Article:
Given my background in computer modelling and my current work in oncology it should be no surprise that I’ve worked on a software model of tumour growth. I’ve called it NEATG – for Non-physiological Evolutionary Algorithm for Tumour Growth. It’s a computational model – it’s about algorithms rather than about trying to recreate in software the vast complexities and details of cells, proteins, signals and pathways. Although it’s a simple model by design, it does illustrate some interesting behaviour that brings to mind the behaviour of real tumour growth.

Tumour growth in NEATG

For example, the NEATG system can model the growth of a tumour mass (in two dimensions), it can model the rise of genetically different sub-populations of cancer cells, and it can model different interventions such as chemotherapy or nutrient deprivation. What is more it displays emergent behaviour – such as a more aggressive growth pattern following the cessation of treatment. This is behaviour that emerges naturally from the interactions between cells and tissues, not behaviour that has been explicitly programmed into the system as a set of predefined rules.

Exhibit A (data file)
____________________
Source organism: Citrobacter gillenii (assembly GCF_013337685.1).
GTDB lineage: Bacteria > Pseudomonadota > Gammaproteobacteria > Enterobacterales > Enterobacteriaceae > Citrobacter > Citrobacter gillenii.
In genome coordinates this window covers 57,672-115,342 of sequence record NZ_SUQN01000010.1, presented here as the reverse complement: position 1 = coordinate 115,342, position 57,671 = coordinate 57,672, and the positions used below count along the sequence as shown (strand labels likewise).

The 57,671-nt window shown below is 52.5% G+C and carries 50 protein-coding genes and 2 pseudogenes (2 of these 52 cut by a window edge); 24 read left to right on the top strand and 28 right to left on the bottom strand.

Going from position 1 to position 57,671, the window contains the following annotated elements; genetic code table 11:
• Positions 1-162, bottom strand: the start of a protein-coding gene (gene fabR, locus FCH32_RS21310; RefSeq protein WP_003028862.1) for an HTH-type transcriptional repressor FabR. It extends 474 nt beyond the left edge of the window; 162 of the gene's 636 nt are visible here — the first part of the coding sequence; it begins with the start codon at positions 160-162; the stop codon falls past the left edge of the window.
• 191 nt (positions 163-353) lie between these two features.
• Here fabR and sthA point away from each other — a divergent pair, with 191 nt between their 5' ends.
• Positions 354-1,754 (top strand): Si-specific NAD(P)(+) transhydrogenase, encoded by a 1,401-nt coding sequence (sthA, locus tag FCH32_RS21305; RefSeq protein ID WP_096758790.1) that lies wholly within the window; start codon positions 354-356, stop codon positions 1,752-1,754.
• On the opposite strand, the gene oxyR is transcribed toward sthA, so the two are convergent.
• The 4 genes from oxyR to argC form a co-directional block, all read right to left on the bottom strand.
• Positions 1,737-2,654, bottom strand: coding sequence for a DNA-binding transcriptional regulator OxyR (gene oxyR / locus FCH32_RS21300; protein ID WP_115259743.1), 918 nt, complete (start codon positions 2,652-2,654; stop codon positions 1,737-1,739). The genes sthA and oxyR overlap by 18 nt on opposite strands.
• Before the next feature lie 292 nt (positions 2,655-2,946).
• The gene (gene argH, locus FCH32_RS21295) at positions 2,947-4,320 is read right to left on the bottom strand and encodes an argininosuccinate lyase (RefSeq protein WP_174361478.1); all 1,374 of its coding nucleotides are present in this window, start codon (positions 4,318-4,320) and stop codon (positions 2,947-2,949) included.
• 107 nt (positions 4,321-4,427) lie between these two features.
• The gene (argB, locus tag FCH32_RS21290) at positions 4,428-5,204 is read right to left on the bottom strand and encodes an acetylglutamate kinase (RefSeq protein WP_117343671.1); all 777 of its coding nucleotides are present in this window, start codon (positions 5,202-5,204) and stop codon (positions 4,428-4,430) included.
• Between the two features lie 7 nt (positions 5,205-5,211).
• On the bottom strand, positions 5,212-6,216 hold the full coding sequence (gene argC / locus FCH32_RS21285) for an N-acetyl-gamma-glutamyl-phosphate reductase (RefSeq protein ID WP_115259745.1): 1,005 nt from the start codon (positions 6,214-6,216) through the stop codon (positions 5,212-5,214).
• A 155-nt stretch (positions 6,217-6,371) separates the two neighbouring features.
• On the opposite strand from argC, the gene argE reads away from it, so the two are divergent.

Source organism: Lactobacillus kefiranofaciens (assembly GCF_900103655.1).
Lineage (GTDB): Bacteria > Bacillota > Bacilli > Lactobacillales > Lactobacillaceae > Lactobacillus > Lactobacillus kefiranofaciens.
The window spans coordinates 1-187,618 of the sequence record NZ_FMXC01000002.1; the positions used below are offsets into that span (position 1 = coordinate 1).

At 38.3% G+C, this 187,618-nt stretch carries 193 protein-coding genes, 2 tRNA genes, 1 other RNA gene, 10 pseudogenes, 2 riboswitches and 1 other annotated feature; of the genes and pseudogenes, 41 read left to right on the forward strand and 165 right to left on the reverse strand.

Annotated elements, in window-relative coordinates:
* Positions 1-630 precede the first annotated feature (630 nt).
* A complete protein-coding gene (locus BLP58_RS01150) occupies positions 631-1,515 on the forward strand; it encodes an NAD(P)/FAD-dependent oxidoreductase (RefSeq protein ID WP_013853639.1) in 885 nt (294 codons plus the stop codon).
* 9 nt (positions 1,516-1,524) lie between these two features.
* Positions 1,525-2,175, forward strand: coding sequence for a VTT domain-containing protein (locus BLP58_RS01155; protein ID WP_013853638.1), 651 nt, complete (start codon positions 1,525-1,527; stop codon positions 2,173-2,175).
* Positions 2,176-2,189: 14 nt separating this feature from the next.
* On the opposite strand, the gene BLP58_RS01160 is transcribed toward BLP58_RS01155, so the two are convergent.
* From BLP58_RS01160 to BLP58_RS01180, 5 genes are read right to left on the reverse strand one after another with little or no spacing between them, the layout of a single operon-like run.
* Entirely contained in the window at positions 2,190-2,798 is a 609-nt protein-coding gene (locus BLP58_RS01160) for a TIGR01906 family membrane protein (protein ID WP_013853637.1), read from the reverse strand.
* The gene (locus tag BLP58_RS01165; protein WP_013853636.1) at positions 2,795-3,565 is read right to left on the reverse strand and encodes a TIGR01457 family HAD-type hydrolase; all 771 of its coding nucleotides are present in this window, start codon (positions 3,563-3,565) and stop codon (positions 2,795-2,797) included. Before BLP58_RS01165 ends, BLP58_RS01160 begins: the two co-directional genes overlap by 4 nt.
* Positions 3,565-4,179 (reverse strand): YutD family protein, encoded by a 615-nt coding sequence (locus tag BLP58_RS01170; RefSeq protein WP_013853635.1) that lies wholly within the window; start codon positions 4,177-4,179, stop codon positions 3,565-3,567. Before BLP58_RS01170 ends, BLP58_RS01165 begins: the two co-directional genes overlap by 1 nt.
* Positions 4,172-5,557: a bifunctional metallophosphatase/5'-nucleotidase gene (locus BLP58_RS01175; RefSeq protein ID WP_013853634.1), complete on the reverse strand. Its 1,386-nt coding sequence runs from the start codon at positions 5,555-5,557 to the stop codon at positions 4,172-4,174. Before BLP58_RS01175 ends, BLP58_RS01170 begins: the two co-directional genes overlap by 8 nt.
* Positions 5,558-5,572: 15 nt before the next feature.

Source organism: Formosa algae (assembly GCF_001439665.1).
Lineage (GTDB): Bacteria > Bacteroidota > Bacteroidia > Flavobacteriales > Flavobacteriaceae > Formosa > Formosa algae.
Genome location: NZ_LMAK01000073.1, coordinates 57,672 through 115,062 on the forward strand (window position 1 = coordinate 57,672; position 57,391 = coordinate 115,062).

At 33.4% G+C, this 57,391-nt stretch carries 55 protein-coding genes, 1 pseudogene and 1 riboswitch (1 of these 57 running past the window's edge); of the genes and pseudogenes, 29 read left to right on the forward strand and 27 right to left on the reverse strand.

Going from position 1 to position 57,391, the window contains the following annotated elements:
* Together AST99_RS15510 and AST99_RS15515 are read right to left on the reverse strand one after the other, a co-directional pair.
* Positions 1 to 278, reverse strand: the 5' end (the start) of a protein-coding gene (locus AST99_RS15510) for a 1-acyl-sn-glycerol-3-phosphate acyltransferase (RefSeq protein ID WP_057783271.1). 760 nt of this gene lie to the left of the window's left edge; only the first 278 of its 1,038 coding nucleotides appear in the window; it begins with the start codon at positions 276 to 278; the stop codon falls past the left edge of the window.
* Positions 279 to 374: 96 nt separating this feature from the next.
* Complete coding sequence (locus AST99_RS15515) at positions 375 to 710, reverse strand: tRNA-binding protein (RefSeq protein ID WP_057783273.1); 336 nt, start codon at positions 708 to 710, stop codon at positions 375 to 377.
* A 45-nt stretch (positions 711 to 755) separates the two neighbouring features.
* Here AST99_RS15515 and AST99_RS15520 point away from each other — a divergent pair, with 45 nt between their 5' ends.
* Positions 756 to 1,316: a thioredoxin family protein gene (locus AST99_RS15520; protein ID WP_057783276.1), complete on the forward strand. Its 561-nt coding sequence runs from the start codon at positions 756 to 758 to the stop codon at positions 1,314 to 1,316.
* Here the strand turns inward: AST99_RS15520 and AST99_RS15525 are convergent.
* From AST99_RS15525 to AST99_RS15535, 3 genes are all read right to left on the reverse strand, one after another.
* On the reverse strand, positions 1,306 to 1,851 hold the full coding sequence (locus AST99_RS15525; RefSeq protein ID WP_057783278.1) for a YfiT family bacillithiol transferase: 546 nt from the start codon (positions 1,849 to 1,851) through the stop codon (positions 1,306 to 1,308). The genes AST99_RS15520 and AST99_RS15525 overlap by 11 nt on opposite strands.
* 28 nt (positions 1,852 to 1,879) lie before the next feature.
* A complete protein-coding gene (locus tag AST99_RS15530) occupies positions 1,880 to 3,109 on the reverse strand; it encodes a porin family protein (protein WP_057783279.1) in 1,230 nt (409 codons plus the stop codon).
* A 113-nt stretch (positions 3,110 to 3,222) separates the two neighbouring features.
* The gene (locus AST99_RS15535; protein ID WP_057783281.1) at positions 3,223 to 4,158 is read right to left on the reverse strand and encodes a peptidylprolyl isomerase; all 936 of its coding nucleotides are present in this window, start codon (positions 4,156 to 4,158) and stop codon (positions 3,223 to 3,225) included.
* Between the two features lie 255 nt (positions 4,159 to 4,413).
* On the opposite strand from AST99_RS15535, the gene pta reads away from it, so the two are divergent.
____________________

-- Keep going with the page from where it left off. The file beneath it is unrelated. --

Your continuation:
For now NEATG is a tool that can be used to explore different algorithmic scenarios – you can play try out different thought experiments to see what happens. It’s good for thinking about some of the most fundamental aspects of cancer without getting bogged down in the molecular biology. For example, while most people think of cancer as primarily a disease of disordered genes – a view known as the ‘somatic mutation theory’ of cancer – there is an alternative theory called the ‘tissue organisation field theory’ of cancer. In this theory disordered genes are more of a by-product than a cause of cancer, and it places more emphasis at the disordered tissue environment. Simplistically we can ask: is it the delinquent cell or the bad neighbourhood that causes cancer? This is a good question to explore using a suitable software model – and I hope that NEATG can be applied to this.

While it’s still early days for this piece of work, I have written a paper on it which is available as a preprint (i.e. prior to peer review) at PeerJ. If you’re interested please take a look.

Monday, 9 November 2015

Kick-starting the immune system